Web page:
BETHLEHEM (Ma'an) -- Hamas would not oppose a visit by US President Barack Obama to the Gaza Strip, a party leader said Wednesday.
"Hamas refuses to negotiate with Israel, but wouldn’t oppose Obama visiting Gaza with the hope that the US attitude to reality will change," said Aziz Dweik, the speaker of the Palestinian Legislative Council.
Obama is expected to visit Israel and the West Bank in March. According to Dweik, the purpose of Obama's trip is to strengthen Washington's friendship with Israel.
"We are used to America viewing our cause from one angle," the Hamas leader told Ma'an TV.
Hamas spokesman Salah al-Bardawil said Wednesday that the intransigence of Israel's Prime Minister Benjamin Netanyahu would prevent Obama bringing any new initiatives on his visit.
Obama's trip is "a political maneuver to buy time and to calm the situation," al-Bardawil told Ma'an.
"We hope Obama is serious and will exert pressure on Israel to ease the Palestinian people's suffering, thus he will make amends for his previous term during which he was unjust to the Palestinian people," he added.
Al-Bardawil urged Obama not to visit Jerusalem. "This will be disastrous as such a visit will legitimize the Judaization of Jerusalem," he said. "We advise Obama to stay away from Jerusalem and to address it as the capital of Palestine."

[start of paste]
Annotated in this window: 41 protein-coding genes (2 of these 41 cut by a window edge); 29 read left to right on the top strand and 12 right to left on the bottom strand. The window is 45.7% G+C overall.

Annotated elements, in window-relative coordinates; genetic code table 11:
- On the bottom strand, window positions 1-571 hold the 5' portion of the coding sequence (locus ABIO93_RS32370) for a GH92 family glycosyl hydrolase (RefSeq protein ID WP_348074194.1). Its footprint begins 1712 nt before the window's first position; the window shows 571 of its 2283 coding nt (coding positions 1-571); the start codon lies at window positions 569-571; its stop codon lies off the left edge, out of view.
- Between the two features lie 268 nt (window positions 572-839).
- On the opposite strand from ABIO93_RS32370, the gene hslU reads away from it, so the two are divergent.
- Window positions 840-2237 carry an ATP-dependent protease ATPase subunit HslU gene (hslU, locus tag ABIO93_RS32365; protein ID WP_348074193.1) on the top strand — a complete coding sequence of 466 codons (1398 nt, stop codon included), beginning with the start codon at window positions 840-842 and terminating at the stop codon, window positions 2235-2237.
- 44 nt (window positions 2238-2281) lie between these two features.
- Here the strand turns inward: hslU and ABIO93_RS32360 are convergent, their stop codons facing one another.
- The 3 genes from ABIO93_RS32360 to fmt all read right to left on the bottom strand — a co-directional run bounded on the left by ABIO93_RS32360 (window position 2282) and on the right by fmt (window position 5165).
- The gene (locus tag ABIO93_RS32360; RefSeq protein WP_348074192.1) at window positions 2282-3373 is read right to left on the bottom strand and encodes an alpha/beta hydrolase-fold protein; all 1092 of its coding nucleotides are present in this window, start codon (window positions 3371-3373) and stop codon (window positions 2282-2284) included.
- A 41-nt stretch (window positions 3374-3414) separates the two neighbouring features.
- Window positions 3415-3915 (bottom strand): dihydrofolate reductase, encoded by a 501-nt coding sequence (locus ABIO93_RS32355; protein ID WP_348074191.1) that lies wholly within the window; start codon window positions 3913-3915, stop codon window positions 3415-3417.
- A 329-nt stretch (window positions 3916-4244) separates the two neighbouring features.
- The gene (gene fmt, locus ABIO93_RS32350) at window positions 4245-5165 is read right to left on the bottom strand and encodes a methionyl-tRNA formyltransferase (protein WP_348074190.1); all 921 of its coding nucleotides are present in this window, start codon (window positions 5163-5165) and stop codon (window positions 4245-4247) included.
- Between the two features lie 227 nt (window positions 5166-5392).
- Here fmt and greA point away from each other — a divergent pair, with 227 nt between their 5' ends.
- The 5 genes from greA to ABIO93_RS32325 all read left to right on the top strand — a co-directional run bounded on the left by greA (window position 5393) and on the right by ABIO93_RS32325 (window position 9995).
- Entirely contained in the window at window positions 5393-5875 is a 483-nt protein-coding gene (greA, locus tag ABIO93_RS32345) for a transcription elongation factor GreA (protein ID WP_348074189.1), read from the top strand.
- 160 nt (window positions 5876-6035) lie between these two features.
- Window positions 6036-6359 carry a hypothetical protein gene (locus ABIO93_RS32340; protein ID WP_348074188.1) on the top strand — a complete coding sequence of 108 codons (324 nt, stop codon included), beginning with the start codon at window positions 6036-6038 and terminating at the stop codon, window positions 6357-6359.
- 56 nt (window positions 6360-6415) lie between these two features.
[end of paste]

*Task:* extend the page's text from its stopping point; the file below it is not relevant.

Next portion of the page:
The Hamas spokesman warned the Fatah-led Palestinian Authority against wasting time, which he said served Israel's plans to create facts on the ground. Obama's visit negatively affects reconciliation between Hamas and Fatah "which the PA has shelved," he added.
Dweik, the PLC speaker, said national reconciliation would only be achieved if Palestinians avoid interference from the US and Israel.
He said Hamas still rejected negotiations with Israel which brought "zero results."
Discussing the emergence of Islamist regimes in the Arab Spring, and their relations with Washington, Dweik said: "Everybody wants to explain about their cause and defend it.
"Hamas is seeking to explain about our cause just as Egypt and other Arab countries, but we will do that without recognizing Israel."
Asked about a decision by the Al-Aqsa University to force female students to cover their heads, Dweik said he opposed the move, adding that Christian students attend the campus and must be considered.
"It was an individual decision the university made on its own," he said.
He also reaffirmed previous statements that he did not approve of banning liquor stores or cinemas.